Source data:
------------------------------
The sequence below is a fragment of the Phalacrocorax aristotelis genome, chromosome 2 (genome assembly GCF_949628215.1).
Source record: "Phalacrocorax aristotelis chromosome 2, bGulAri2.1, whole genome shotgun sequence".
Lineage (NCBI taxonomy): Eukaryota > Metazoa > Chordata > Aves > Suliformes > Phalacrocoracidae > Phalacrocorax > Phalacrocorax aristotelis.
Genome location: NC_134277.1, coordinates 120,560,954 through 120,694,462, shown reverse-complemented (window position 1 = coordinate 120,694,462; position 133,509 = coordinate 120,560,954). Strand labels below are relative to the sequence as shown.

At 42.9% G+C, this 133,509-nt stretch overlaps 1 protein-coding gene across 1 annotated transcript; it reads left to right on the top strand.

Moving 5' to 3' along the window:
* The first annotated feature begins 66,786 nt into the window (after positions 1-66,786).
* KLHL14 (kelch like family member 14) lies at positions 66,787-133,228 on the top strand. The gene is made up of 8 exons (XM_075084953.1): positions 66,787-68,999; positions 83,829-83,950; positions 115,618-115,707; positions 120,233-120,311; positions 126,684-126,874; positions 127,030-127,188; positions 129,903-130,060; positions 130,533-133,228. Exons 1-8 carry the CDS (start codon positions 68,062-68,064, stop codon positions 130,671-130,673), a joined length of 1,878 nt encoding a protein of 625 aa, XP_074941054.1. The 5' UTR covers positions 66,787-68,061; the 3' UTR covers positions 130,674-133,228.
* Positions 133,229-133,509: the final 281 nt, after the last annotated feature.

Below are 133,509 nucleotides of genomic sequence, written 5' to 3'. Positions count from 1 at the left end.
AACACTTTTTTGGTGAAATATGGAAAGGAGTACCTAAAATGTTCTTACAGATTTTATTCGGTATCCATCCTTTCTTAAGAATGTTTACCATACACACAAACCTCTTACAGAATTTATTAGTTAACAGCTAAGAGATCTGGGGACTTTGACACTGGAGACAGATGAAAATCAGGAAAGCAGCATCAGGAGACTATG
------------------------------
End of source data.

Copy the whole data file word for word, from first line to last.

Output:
The sequence below is a fragment of the Phalacrocorax aristotelis genome, chromosome 2 (genome assembly GCF_949628215.1).
Source record: "Phalacrocorax aristotelis chromosome 2, bGulAri2.1, whole genome shotgun sequence".
Lineage (NCBI taxonomy): Eukaryota > Metazoa > Chordata > Aves > Suliformes > Phalacrocoracidae > Phalacrocorax > Phalacrocorax aristotelis.
Genome location: NC_134277.1, coordinates 120,560,954 through 120,694,462, shown reverse-complemented (window position 1 = coordinate 120,694,462; position 133,509 = coordinate 120,560,954). Strand labels below are relative to the sequence as shown.

At 42.9% G+C, this 133,509-nt stretch overlaps 1 protein-coding gene across 1 annotated transcript; it reads left to right on the top strand.

Moving 5' to 3' along the window:
* The first annotated feature begins 66,786 nt into the window (after positions 1-66,786).
* KLHL14 (kelch like family member 14) lies at positions 66,787-133,228 on the top strand. The gene is made up of 8 exons (XM_075084953.1): positions 66,787-68,999; positions 83,829-83,950; positions 115,618-115,707; positions 120,233-120,311; positions 126,684-126,874; positions 127,030-127,188; positions 129,903-130,060; positions 130,533-133,228. Exons 1-8 carry the CDS (start codon positions 68,062-68,064, stop codon positions 130,671-130,673), a joined length of 1,878 nt encoding a protein of 625 aa, XP_074941054.1. The 5' UTR covers positions 66,787-68,061; the 3' UTR covers positions 130,674-133,228.
* Positions 133,229-133,509: the final 281 nt, after the last annotated feature.

Below are 133,509 nucleotides of genomic sequence, written 5' to 3'. Positions count from 1 at the left end.
AACACTTTTTTGGTGAAATATGGAAAGGAGTACCTAAAATGTTCTTACAGATTTTATTCGGTATCCATCCTTTCTTAAGAATGTTTACCATACACACAAACCTCTTACAGAATTTATTAGTTAACAGCTAAGAGATCTGGGGACTTTGACACTGGAGACAGATGAAAATCAGGAAAGCAGCATCAGGAGACTATG